I’m certainly not calling this universal, in Human Rights Watch or anywhere else. Nor is it some sinister, deliberate plot to deprive others of their voices and agency. It’s rather a danger built into the practice of representation, the art and politics – Faustian with a touch of Edgar Bergen – of speaking for somebody else. The exercise of lending vividness to the lives of others tends to shale into the assumption that one knows what they want, and what’s best for them. You get more used to their desperation than their autonomy. You start seeing victims even when they’re not there.
There is a less tendentious dimension to this problem as well – one not just about the problems of practicing politics in a still-imperial world, but about democratic politics itself, and its discontents. A line of thinkers, including Isaiah Berlin, Joseph Raz, and John Gray, has emphasized that a coherent liberalism, unlike most philosophies, can imply no single vision of the Good Life to which members of a community should aspire. The old moral philosopher’s vision of existence cut to one dress pattern is motheaten now. Modern democratic society must embrace the maximum diversity of life projects without tilting its overt or intangible preference toward any.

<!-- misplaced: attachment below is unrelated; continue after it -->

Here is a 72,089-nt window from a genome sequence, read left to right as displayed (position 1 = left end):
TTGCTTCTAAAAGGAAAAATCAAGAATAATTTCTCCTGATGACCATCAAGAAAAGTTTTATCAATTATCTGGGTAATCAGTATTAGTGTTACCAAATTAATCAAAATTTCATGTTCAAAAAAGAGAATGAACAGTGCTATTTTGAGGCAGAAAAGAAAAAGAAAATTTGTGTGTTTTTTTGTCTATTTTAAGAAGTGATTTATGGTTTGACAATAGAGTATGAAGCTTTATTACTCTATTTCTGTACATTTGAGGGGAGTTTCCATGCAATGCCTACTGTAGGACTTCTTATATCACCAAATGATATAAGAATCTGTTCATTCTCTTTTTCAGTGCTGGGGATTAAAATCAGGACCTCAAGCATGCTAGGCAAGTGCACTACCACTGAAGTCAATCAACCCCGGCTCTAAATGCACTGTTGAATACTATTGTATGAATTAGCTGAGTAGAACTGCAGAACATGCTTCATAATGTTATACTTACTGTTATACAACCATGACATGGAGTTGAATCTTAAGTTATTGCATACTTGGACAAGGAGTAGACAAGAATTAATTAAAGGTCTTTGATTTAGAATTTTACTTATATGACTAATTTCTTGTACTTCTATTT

Human rights, which expressly aims only to set out basic ground rules for the functioning of political societies, in some ways models this modern claim to neutrality in values. Yet maintaining the pose of studied impartiality is particularly hard both for communities and for individuals accustomed to subjecting not just acts, but lives, to moral scrutiny. And political life, as well as the practice of rights protection itself, keeps slipping back over into an idea that freedom implies a positive commitment, is about you living the life I like for you, one fulfilled not just in itself but by certain external standards. Some versions say: Now you are free to live the Good Life, which means wearing gray pajamas, saluting the Leader, and bathing in cold bilgewater every morning at 5. But it hardly has to be that extreme. More commonly they tell us: Now you are free to live the Good Life, which is the life of political struggle and engagement. Or the life of appreciating Beauty and Art. Or the uxorious life of family with someone whose genitals differ from your own. Or the life which certainly does not include selling your sexual services online.